Denis Savardblackhawks.nhl.com

After more than 40 years away, the Chicago Blackhawks are coming back to practice at Oak Park’s Ridgeland Common ice rink.

Well, not quite. But legendary former Blackhawks player and coach Denis Savard will set up shop at Ridgeland Common on Nov. 8, teaching Oak Park’s youth hockey players skills on the same sheet of ice where the team briefly practiced in the 1960s.

It’s part of the Blackhawks’ youth hockey program, which partners with teams and rinks in the area. The clinics, to be hosted by former players and legends, are a new branch of the Hawks’ outreach program this year. Ridgeland will be the second rink of about 10 to 15 in the Chicago area which won the opportunity, according to Annie Camins, director of youth hockey for the Blackhawks.

“We just thought it would be a great way to get out to all of our rink partners,” Camins said. “It’s a great way to touch base with our kids.”

The Park District of Oak Park’s youth travel hockey program, the Oak Park Huskies, will get to work with Savard. The former coach will work with kids as old as 12.

“It’ll be kind of up to Savard what he wants to do,” Camins said, though she didn’t expect him to subject them to a pro-level workout.

The kids will get a jersey and will have a chance to get an autograph from Savard after the practice, but there won’t be autographs available for the general public.

Dishing out equipment

The Blackhawks have also helped the park district’s youth hockey program buy 40 sets of discounted hockey equipment this year, the park district said.

By selling and raffling off sets of free tickets from the team, the park district raised money to buy sets of equipment from an organization called One Goal that’s aiming to help budding players make the first steps onto the ice.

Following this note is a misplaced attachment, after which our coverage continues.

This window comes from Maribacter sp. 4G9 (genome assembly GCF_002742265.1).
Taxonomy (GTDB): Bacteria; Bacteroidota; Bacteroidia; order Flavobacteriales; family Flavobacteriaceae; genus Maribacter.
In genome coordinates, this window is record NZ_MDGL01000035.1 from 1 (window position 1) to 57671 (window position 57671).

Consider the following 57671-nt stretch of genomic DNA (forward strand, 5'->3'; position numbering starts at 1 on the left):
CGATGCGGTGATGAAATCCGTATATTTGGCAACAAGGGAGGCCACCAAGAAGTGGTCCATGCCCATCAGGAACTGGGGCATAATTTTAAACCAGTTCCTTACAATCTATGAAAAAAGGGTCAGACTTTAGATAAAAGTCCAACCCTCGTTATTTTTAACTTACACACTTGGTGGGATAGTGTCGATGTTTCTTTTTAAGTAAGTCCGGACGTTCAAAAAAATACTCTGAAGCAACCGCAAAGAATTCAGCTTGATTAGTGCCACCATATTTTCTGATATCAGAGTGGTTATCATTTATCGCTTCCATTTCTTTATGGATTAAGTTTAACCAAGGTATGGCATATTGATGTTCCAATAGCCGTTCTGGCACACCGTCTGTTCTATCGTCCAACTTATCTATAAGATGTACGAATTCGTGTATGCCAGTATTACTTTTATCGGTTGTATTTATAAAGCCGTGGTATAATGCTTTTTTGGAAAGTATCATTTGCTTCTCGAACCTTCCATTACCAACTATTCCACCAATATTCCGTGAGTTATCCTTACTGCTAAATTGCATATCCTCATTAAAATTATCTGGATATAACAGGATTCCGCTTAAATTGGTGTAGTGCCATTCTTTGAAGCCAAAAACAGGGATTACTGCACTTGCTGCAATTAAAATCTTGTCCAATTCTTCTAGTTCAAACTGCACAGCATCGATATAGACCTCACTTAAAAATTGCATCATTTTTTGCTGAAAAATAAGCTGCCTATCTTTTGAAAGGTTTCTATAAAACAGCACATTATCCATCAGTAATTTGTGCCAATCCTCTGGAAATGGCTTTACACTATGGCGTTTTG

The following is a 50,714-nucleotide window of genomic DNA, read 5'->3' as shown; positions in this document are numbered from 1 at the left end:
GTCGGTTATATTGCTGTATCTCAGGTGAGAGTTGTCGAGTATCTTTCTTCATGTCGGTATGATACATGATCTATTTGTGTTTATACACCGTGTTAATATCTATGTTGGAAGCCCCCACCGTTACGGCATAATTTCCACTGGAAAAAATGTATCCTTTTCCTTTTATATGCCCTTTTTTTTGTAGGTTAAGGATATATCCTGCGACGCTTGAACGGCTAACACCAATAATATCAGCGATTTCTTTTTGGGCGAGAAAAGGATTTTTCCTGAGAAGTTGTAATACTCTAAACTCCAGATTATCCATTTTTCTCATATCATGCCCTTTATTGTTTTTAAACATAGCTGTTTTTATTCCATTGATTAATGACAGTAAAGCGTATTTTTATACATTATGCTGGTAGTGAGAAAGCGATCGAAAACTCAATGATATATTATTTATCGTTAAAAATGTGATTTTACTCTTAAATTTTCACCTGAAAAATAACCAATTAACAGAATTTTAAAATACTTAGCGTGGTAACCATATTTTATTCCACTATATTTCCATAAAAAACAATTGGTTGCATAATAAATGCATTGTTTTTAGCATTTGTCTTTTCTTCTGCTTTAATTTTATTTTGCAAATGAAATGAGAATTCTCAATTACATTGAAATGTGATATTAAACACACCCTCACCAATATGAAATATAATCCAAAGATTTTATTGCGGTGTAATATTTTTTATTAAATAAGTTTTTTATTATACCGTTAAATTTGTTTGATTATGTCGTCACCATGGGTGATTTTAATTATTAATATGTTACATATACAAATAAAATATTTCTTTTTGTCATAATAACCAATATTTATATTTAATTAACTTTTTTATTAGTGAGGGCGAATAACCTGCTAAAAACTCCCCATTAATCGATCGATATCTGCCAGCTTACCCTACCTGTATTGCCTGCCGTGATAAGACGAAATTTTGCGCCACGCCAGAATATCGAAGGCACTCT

The equipment sets, which are for kids from 3 to 8 years old and include almost everything except a set of skates, have all been dished out, according to rink program supervisor Mike Lushniak.

“Pretty much all the good athletes in the U.S. go and play football, baseball, or basketball,” Lushniak said. “USA Hockey [one of One Goal’s sponsors] is trying to encourage people to get involved in hockey, and it’s in little rinks here like Oak Park where it starts.”

If the kids return the equipment at the end of the hockey season in spring, they won’t be charged for anything. However, if they don’t return it or it comes back badly damaged, they’ll be charged what the park district paid for the equipment: $75.

Next season, Lushniak said the park district is hoping to buy more sets of equipment to expand the program by raffling off more tickets and buying gear with the proceeds.

Join the discussion on social media!

Ben Meyerson

Ben was Wednesday Journal's crime, parks, and River Forest reporter, until he kept bugging us enough to promote him. Now he's managing two of Wednesday Journal's sister papers in the city, Chicago Journal...